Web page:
Watch for porpoises and whales as you ride the ferry from the mainland to Grand Manan Island in the Bay of Funday. Of course the scenery is spectacular but the you’ll really enjoy and appreciate the Living Reflection of Island History display.

Seafood is definitely a must and a treat if you pick up a lobster dinner from one of the many small cafes or restaurants and have a picnic at one of the many pullouts along the scenic drive on the island. Visit the Grand Manan Island Farmers Market for fresh vegetables, baked goods, crafts and locally made jewelry.


It’s obvious that RVers are made very welcome in New Brunswick by the number of fabulous private campgrounds, RV parks, and both provincial and national parks available for every type of camping you wish to experience.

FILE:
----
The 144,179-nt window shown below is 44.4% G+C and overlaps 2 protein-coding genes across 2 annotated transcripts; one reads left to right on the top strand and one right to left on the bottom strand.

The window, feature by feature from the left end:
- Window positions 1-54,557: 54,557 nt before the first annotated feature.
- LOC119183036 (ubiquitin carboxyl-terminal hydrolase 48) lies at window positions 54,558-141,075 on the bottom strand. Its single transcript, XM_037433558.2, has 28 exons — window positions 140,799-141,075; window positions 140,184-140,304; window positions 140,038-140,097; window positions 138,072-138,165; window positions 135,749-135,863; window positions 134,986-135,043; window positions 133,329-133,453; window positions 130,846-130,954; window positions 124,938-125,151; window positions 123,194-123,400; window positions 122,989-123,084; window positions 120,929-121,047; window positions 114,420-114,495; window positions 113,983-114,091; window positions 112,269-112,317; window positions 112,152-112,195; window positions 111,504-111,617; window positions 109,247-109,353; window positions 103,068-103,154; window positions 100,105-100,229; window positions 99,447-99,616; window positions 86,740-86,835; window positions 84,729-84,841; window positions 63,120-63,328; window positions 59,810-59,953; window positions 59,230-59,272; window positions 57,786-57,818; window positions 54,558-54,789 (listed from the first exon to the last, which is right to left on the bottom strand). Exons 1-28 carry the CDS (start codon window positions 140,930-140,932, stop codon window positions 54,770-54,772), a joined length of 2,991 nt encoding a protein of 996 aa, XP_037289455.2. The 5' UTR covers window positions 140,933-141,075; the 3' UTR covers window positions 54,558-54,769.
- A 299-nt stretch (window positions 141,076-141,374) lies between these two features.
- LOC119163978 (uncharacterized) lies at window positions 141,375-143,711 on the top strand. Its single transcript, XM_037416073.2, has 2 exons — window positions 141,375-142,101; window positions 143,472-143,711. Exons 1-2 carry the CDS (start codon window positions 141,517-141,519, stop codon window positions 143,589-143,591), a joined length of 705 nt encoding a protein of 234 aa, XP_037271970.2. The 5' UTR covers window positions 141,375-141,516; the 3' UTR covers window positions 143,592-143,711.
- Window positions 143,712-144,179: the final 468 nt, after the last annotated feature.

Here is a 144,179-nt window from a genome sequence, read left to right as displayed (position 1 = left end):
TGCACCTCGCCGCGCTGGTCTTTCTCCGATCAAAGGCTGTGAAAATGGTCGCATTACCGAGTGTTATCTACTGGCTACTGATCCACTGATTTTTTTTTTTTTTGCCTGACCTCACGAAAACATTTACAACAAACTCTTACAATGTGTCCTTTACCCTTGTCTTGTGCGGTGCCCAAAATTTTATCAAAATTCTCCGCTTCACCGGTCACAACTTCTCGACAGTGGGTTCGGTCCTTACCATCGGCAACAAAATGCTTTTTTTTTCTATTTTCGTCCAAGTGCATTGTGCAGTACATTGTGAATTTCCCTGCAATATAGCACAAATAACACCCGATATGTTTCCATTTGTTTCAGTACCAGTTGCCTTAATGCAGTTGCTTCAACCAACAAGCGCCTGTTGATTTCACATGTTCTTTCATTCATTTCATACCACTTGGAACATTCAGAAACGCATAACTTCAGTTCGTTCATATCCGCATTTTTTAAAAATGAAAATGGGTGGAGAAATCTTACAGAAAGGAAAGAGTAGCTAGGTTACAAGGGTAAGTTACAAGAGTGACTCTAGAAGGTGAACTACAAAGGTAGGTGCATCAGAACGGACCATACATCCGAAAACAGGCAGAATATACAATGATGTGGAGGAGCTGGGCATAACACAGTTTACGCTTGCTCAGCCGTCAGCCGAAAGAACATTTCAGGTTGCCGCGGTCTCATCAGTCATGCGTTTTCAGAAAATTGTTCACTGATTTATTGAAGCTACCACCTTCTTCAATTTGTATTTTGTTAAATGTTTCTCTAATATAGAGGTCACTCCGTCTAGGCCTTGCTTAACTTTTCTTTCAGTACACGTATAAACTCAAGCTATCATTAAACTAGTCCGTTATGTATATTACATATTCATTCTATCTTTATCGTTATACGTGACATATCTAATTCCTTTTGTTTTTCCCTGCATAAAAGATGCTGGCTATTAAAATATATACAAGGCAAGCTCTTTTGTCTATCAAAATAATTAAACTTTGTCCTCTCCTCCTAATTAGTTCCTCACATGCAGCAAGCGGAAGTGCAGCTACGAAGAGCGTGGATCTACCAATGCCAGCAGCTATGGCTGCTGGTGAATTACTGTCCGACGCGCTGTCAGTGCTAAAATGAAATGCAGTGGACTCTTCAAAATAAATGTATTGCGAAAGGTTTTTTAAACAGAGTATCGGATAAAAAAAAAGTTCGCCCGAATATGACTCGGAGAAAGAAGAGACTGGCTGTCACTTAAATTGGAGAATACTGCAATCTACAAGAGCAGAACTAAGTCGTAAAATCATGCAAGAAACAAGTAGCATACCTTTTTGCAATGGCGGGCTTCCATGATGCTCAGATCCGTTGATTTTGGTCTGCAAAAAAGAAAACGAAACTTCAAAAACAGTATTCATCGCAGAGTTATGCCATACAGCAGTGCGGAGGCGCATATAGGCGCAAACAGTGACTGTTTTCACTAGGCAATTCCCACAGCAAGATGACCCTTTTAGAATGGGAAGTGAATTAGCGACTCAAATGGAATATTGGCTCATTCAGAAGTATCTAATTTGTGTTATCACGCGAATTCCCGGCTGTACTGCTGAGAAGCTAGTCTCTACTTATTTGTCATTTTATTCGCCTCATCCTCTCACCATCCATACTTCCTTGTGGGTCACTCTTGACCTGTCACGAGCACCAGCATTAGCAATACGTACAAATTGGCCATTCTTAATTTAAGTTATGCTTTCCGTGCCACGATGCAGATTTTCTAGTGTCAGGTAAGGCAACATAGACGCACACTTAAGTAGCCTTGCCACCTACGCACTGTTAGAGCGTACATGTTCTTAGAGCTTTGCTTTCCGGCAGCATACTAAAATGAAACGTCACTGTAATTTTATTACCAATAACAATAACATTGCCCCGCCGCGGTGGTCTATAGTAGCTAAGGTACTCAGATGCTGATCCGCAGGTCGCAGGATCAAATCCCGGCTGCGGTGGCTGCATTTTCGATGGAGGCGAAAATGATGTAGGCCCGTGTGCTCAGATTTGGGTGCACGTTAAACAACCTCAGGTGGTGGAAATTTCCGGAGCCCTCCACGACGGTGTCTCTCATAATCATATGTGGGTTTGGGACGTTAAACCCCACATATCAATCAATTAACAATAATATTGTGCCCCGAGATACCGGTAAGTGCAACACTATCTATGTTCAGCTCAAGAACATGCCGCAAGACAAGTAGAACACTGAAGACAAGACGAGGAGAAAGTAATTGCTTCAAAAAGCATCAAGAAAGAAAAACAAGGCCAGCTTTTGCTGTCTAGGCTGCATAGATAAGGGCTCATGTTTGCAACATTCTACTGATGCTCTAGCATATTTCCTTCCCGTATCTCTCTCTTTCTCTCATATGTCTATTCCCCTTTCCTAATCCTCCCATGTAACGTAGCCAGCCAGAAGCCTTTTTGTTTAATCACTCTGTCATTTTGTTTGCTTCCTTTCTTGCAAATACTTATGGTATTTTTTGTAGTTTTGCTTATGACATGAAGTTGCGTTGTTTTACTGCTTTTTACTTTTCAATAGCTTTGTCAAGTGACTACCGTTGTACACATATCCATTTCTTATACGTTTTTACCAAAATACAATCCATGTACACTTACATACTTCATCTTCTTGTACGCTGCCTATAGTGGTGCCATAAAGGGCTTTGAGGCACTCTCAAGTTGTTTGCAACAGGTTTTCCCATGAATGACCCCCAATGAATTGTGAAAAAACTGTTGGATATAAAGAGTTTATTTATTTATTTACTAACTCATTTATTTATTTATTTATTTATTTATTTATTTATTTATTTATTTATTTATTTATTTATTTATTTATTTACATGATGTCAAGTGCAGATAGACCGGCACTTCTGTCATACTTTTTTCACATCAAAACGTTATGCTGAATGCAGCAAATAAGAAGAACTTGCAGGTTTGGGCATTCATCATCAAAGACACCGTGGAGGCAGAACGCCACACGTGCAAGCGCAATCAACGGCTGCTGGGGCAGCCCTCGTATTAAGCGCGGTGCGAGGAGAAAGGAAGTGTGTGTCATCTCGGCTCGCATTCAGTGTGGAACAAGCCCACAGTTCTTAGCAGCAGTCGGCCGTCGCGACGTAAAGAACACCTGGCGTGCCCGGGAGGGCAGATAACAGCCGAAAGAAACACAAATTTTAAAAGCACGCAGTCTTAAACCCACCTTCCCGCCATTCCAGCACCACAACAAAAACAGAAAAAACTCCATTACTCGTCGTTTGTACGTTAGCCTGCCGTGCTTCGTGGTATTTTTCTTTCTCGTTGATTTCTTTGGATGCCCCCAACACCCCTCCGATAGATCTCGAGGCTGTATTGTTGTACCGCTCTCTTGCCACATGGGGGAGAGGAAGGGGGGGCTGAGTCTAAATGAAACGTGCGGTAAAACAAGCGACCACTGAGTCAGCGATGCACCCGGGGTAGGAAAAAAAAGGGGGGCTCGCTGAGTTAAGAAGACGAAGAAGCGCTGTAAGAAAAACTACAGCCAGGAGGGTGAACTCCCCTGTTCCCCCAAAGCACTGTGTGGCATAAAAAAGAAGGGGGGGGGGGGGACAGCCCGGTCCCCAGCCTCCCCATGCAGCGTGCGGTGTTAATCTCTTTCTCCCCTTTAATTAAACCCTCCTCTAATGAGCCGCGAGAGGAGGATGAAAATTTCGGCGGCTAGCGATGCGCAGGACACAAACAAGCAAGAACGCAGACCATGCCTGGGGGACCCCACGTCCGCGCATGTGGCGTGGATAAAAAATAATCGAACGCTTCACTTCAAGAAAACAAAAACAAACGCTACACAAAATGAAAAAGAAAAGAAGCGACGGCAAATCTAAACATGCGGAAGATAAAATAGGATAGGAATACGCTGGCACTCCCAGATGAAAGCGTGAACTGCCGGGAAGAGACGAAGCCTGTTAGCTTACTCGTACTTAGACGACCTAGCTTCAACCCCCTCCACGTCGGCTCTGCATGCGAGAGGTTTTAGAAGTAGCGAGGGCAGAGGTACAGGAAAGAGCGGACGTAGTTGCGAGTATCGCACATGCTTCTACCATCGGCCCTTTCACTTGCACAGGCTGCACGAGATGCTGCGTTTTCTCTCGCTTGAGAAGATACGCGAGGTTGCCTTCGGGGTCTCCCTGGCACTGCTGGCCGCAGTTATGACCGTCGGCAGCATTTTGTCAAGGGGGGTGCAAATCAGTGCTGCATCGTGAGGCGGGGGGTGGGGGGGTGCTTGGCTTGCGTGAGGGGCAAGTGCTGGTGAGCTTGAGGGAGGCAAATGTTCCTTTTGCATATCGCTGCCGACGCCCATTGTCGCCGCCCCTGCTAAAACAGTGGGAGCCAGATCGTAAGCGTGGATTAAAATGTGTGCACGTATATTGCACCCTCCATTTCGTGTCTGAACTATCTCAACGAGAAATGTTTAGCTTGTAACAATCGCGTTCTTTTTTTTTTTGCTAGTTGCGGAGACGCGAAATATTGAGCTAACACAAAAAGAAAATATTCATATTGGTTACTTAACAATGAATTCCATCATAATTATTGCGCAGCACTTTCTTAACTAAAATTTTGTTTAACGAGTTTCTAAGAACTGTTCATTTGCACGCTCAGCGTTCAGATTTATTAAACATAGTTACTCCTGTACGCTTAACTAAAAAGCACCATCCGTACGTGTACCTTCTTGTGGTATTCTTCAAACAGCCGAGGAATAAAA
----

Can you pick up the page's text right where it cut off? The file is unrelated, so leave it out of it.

There’s rustic for those who want to get away from it all and there’s luxury if you wish to be a bit more pampered and everything in between.

A driving tour through New Brunswick is not only scenic, entertaining and exciting it can be educational as well. The Bay of Funday Coastal Tour is just one of five beautiful scenic routes RVers can enjoy when visiting New Brunswick.The rich history, natural beauty, unique culture and outstanding attractions entice RVers to return often.


About Carol Ann Quibell

Carol Ann Quibell is an RVer currently living in beautiful British Columbia. She is a freelance writer and columnist who enjoys sharing her travel tips and information. You can view her websites online at http://roamingrv.com and http://writefortravel.com